One day after his announcement on Tuesday Aug. 20, the Prime Minister felt cornered and in need to defend his decision to both prorogue Parliament and deliver a throne speech saying "a new throne speech is, as you know, completely normal." Speaking from Hay River, North West Territories Harper explained; "We have been able to adopt virtually all of our legislation to this point in Parliament. There's a need to refresh legislation. We will be very busy in the fall, as we have been very busy during the summer." The Prime Minister continued; "I look forward to bringing forward new legislation and continuing to focus on jobs and growth."
The remainder of the summer's Canadian political news has focused on new developments in the Senate expense scandal that signal a worsening situation. The Senate expense scandal erupted this past spring has caused distress for the Harper government and prompted three senators to be expelled from the Conservative caucus; Mike Duffy, Pamela Wallin, and Patrick Brazeau for inappropriately claiming funds for personal expenses that did not exist. A forth senator, a Liberal, Mac Harb is also involved in the scandal. All four senators have claimed housing and travel expenses that were inflated or may have not existed.
There is speculation that if Harper's former chief of staff Nigel Wright is charged by the RCMP for his check covering Duffy's expenses, the Prime Minister might be called to testify. Last week, Former Conservative Senator Pamela Wallin's audit was released; her travel expenses topped over $120,000 and the troubling results were forwarded to the RCMP for investigation. Now all four members that were under scrutiny are being investigated by the RCMP. Audits will now be conducted for the rest of the Senate members.
A number of bills still on the table will die and have to be reintroduced in order to continue on in the House of Commons; they include most notably the Senate reform legislation, which would have created nine-year term limits and introduced senatorial elections. While the labour union bill, Bill C-377, will go back to the third reading stage, in its unamended state, a place it was at in Dec. 2012.
This is the fourth time the Prime Minister has used prorogation, in 2007, 2008 to thwart the opposition who wanted to form a coalition government, and again in 2010 over an issue concerning conduct towards prisoners in Afghanistan. The Prime Minister gave the last Throne Speech on June 3, 2011, since then Parliament has only been in session 272 days.
Even with criticism over Prime Minister Harper's decision to prorogue Parliament, it is probably a done deal that the Governor General will approve the request. The only way the public can truly express their disapproval is in 2015 at the polls.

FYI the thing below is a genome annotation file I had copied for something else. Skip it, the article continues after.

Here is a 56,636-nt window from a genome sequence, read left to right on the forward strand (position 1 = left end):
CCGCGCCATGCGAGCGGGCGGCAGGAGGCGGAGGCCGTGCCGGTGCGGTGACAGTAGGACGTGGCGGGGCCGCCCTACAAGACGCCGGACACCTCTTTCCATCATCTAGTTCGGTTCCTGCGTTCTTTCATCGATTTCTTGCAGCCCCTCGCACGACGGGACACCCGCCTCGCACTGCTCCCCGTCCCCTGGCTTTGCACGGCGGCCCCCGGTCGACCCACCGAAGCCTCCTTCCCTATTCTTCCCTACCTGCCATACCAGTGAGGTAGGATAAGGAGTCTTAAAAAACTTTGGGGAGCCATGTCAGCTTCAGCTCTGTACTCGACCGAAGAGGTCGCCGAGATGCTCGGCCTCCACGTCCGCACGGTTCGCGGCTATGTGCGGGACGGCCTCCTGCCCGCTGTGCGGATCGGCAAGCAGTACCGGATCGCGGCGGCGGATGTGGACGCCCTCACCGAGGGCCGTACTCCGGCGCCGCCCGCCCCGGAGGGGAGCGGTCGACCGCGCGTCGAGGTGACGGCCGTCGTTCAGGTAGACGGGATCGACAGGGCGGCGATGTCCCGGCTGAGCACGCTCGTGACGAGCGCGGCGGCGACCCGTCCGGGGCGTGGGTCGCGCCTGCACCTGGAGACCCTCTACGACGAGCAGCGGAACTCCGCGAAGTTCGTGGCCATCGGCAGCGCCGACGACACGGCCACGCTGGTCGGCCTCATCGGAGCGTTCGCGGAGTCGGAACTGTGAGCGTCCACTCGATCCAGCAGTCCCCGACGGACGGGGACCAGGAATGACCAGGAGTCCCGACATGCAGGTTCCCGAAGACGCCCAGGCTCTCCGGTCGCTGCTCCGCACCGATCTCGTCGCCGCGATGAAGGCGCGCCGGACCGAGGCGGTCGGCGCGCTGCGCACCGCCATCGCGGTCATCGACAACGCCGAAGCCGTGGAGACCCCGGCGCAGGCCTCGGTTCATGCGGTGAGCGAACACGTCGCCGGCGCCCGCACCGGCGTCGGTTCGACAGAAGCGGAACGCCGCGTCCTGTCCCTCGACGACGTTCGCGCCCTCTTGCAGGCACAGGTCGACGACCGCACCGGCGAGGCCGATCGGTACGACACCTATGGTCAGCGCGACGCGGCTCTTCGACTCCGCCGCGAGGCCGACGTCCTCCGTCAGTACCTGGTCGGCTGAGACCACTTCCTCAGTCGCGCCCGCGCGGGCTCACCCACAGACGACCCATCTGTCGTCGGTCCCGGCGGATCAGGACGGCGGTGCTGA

Definition of Prorogation:
Prorogation "ends the legislative session," dissolves all committees, and stops bills that have been introduced from proceeding, to go forward they have to be "reinstated," and is accomplished by the Prime Minister requesting that the Governor General approve an order to end the session, when he approves the process is complete, and a new session can begin.
Full list of bills that could be ended with Parliament's prorogation:
- Bill C-4: Preventing Human Smugglers from Abusing Canada's Immigration System
- Bill C-5: Continuing Air Service for Passengers Act
- Bill C-7: Senate Reform Act
- Bill C-12: Safeguarding Canadians' Personal Information Act
- Bill C-14: Improving Trade Within Canada Act
- Bill C-17: Air Canada and its Associates Act
- Bill C-21: Political Loans Accountability Act
- Bill C-30: Protecting Children from Internet Predators Act
- Bill C-49: Canadian Museum of History Act
- Bill C-54: Not Criminally Responsible Reform Act
- Bill C-56: Combating Counterfeit Products Act
- Bill C-57: Safeguarding Canada's Seas and Skies Act
- Bill C-61: Offshore Health and Safety Act
- Bill C-65: Respect for Communities Act
- Bill S-6: First Nations Elections Act
- Bill S-10: Prohibiting Cluster Munitions Act
- Bill S-12: Incorporation by Reference in Regulations Act
- Bill S-13: Port State Measures Agreement Implementation Act
- Bill S-16: Tackling Contraband Tobacco Act
Bonnie K. Goodman is the Editor of the Academic Buzz Network, a series of political, academic & education blogs which includes History Musings: History, News & Politics. She has a BA in History & Art History & a Masters in Library and Information Studies, both from McGill University, and has done graduate work in Jewish history at Concordia University as part of the MA in Judaic Studies program. Her specializations are US, Canadian & Israeli politics.